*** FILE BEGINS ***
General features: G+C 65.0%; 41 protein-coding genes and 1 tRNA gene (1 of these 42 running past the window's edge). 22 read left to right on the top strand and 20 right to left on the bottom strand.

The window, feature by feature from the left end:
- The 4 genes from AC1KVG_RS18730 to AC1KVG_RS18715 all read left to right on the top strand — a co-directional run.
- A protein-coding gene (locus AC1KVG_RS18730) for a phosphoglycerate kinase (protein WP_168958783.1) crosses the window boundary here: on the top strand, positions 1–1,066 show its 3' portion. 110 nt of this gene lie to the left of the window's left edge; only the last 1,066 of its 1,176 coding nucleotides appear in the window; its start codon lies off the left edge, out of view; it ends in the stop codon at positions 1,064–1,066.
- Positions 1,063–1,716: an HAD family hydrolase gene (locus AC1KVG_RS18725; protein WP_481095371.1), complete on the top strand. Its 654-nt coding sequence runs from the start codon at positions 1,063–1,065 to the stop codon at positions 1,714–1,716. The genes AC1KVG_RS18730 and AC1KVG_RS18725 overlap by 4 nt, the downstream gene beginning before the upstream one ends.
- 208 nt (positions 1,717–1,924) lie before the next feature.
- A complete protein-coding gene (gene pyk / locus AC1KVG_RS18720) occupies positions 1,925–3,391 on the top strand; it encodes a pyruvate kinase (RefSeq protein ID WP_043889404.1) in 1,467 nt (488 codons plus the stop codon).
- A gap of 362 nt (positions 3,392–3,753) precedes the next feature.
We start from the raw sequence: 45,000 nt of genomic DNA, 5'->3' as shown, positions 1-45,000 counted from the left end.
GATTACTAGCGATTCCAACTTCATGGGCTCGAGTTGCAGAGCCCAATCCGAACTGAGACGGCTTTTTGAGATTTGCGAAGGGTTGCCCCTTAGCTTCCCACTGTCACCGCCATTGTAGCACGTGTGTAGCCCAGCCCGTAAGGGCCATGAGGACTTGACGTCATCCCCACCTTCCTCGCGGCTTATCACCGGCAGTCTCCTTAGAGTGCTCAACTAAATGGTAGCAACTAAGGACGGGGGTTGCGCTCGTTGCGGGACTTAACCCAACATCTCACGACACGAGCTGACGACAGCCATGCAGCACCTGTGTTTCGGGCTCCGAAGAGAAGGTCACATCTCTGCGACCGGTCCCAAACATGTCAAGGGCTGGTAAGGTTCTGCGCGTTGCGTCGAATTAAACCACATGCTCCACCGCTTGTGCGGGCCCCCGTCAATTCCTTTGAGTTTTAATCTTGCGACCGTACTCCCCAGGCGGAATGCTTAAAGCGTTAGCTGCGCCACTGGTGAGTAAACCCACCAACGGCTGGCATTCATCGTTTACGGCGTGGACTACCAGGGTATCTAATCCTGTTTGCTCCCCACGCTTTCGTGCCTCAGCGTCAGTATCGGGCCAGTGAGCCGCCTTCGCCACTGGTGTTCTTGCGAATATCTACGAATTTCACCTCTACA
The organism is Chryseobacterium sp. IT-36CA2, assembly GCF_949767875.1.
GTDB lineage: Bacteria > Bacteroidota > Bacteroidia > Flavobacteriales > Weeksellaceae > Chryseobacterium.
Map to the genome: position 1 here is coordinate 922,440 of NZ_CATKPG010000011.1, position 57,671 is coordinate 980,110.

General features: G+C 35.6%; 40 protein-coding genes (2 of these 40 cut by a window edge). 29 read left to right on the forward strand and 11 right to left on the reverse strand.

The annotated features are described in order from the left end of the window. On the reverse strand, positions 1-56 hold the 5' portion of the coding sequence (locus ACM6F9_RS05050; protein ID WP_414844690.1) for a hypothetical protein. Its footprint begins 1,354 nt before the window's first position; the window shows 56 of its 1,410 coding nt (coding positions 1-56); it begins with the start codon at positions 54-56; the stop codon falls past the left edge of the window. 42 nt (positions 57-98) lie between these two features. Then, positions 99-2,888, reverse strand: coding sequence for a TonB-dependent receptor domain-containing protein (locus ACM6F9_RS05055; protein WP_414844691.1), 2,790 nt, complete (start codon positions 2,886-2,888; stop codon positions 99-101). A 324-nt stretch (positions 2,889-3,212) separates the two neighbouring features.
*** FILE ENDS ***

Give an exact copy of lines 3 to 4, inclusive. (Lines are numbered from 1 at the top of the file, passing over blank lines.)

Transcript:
- The 4 genes from AC1KVG_RS18730 to AC1KVG_RS18715 all read left to right on the top strand — a co-directional run.
- A protein-coding gene (locus AC1KVG_RS18730) for a phosphoglycerate kinase (protein WP_168958783.1) crosses the window boundary here: on the top strand, positions 1–1,066 show its 3' portion. 110 nt of this gene lie to the left of the window's left edge; only the last 1,066 of its 1,176 coding nucleotides appear in the window; its start codon lies off the left edge, out of view; it ends in the stop codon at positions 1,064–1,066.